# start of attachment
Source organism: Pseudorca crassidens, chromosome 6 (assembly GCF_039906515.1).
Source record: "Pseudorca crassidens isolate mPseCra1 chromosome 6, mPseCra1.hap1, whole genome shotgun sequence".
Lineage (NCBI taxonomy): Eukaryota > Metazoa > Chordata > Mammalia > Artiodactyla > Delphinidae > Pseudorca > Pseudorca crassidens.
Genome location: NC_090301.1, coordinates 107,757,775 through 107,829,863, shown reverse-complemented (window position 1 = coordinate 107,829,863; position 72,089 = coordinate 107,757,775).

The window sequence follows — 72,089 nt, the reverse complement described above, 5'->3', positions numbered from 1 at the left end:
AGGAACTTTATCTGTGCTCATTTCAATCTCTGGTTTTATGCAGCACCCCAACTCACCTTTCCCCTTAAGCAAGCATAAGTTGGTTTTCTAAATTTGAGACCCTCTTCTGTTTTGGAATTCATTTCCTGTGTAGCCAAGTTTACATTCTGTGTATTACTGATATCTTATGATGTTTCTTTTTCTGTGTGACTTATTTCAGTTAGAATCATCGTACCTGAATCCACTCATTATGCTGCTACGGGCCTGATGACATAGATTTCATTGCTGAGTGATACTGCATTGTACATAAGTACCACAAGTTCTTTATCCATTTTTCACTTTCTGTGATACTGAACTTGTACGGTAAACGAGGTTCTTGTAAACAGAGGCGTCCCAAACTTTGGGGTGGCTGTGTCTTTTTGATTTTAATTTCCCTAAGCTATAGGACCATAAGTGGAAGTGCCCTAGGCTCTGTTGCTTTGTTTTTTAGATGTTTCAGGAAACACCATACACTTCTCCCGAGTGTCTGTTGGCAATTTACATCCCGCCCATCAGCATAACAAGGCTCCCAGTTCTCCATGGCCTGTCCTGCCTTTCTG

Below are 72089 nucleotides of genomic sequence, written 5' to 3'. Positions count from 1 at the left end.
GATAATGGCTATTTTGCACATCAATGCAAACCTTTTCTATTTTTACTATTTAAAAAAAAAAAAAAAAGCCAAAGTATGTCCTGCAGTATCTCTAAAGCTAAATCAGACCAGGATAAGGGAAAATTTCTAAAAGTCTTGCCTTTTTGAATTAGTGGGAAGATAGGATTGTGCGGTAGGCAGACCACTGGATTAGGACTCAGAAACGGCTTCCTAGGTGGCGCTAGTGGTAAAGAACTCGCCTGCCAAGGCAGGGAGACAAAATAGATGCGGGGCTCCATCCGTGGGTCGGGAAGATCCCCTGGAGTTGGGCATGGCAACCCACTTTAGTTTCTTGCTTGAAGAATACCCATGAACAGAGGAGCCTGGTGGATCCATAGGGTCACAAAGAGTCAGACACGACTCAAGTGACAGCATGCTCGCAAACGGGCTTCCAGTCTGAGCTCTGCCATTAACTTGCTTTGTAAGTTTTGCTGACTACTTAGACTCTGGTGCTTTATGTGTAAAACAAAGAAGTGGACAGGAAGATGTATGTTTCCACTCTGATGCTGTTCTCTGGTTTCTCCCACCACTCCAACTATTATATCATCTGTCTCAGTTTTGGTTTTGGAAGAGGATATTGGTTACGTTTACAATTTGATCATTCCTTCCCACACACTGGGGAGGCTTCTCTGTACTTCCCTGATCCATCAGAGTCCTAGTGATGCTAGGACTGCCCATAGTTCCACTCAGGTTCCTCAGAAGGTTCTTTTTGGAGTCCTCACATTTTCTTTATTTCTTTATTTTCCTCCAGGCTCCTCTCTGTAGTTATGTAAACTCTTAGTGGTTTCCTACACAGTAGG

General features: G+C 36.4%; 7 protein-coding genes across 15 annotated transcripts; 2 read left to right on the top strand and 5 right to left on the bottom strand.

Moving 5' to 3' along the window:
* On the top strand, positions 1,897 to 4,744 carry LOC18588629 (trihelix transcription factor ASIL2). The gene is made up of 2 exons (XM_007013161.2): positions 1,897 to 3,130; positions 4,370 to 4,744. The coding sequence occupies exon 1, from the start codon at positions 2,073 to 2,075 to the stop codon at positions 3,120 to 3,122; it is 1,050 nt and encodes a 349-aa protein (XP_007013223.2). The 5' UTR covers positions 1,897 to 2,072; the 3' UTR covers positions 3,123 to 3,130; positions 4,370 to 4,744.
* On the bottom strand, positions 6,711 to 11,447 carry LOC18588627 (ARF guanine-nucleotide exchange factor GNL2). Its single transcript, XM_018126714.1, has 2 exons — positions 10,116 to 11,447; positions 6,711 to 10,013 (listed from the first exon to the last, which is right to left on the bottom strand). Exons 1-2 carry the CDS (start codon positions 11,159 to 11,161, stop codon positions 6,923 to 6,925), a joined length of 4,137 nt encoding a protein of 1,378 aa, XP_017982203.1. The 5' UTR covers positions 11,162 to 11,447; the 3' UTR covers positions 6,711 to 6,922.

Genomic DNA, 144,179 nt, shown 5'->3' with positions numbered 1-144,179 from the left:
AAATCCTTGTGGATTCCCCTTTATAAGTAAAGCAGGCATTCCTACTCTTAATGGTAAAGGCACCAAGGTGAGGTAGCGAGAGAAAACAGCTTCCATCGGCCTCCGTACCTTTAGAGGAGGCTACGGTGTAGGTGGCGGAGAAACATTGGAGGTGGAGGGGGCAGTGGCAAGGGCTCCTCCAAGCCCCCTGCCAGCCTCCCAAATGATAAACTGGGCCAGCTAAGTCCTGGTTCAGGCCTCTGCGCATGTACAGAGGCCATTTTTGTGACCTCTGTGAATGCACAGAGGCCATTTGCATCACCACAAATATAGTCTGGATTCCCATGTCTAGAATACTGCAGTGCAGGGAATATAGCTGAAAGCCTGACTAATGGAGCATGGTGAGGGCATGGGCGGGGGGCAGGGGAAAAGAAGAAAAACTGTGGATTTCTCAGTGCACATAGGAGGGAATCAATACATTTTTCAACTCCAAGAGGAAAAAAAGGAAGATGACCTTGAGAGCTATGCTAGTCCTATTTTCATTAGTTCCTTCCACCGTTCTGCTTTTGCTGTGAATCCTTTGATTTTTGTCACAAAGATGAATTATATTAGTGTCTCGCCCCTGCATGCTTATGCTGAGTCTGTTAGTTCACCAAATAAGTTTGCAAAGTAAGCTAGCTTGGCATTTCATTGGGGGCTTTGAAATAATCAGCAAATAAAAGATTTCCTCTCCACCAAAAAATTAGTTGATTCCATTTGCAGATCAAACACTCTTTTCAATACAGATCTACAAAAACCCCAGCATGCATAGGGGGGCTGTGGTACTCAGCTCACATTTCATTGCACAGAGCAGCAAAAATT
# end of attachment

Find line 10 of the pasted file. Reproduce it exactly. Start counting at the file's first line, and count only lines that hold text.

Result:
Moving 5' to 3' along the window: